Practice Tips: Ancillary procedures are win-win-win
How, in this era of continually declining reimbursement, does a practice survive financially? Managing money has a simple equation: Revenue minus expense equals net income. Practices can only go so far to decrease expenses, so it is more efficient and arguably more effective to focus on the revenue.
Increasing revenues can be done several ways. One is by increasing patient volume, but we all know that is not always the desirable way to go. Another way is by improving collections, either by improving contract rates, which may or may not be feasible, or by good and accurate billing to and collecting from both payers and patients. There are myriad other business office strategies, but they may not have the impact of simply increasing the relative value of the services provided.
Offering ancillary services in your practice is a triple win of high-quality, convenient care for the patient; professional and personal satisfaction for the physician; and often (but not necessarily) profit for the practice. Patients like having everything done at once in the same place, and getting more immediate results from their trusted primary care physician can improve the treatment plan and outcomes. Physicians and assisting staff find these services satisfying and interesting, in addition to straight evaluation and management work. And finally, while the bread and butter of primary care may be providing evaluation and management services, reimbursement for procedures (and their higher Relative Value Units) tends to be higher.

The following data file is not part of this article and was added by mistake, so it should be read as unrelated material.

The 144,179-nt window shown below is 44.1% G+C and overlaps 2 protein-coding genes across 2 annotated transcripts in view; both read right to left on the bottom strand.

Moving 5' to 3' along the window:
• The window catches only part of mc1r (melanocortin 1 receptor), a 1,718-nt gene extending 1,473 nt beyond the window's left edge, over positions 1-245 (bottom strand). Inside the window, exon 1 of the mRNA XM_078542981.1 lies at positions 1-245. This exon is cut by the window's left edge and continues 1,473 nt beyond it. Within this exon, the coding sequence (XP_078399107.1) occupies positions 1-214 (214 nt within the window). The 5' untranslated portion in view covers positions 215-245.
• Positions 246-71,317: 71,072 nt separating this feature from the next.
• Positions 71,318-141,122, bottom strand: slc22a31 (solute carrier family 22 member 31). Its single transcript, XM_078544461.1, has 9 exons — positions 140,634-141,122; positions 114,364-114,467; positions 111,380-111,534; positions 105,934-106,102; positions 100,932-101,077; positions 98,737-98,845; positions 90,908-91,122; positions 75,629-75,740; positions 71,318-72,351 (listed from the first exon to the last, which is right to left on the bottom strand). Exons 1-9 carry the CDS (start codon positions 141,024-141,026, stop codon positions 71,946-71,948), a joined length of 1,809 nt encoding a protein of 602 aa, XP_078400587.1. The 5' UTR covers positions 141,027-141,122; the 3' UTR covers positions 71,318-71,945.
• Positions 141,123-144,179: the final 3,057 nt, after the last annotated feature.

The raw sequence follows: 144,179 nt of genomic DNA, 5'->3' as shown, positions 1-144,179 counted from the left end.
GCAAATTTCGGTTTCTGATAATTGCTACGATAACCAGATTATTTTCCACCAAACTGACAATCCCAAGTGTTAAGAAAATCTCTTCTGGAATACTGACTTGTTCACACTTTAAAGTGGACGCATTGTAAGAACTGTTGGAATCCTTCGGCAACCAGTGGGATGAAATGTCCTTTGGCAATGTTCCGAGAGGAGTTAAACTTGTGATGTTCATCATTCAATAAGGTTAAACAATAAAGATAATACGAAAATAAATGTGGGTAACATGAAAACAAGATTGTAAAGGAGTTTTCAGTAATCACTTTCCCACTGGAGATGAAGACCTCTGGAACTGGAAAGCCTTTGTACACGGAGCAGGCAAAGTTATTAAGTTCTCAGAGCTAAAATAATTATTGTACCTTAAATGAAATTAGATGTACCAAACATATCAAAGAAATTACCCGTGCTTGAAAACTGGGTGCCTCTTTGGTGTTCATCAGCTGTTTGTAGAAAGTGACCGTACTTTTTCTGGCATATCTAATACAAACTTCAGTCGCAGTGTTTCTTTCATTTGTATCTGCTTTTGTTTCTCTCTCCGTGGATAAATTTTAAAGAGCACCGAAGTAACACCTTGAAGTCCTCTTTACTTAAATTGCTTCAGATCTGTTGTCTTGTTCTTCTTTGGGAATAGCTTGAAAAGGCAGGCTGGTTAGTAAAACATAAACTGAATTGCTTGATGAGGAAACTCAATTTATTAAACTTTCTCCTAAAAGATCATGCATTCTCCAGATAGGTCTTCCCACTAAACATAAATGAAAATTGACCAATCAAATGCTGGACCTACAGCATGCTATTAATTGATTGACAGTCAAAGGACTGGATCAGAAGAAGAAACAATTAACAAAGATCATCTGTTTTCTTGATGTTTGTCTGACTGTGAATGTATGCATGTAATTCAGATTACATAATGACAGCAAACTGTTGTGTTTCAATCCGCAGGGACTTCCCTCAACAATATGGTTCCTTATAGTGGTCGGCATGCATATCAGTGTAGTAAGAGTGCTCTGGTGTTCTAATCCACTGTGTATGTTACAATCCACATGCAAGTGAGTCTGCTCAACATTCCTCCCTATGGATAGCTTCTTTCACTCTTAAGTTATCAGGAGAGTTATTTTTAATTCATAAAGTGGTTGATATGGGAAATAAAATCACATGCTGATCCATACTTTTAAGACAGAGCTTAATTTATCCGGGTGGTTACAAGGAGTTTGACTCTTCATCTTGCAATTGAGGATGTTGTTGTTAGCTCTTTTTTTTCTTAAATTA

The Herbert S. Waxman Clinical Skills Center at Internal Medicine 2014 in Orlando, Fla., will offer training in several high-value ancillary services that internists can do in their offices. A few examples of courses include skin biopsy and cryosurgery, toenail removal, incision and drainage of abscesses, and arthrocentesis and bursal injections. Some diagnostic testing, such as ankle-brachial index by Doppler, echocardiography, and abdominal and vascular ultrasound, may also be good choices for some practices. Once it has been determined that the reimbursement will exceed the costs to provide the service, it is important to use proper modifiers and to bill correctly.
Not everything is a good fit for every practice. What services to provide will depend on physician interests, adequate training, and community and patient needs. To help internists create a cost-benefit analysis, ACP’s Financial Management Toolkit (ACP membership required) can help project expenses and reimbursement of a new service or procedure. And, at Internal Medicine 2014, the Waxman Clinical Skills Center will provide professional, hands-on training in a variety of office-based and outpatient procedures. Check out the schedule.
Margo Williams is senior associate for practice management in ACP’s Center for Practice Support, a division of ACP that encompasses the College’s primary resources for medical practices.
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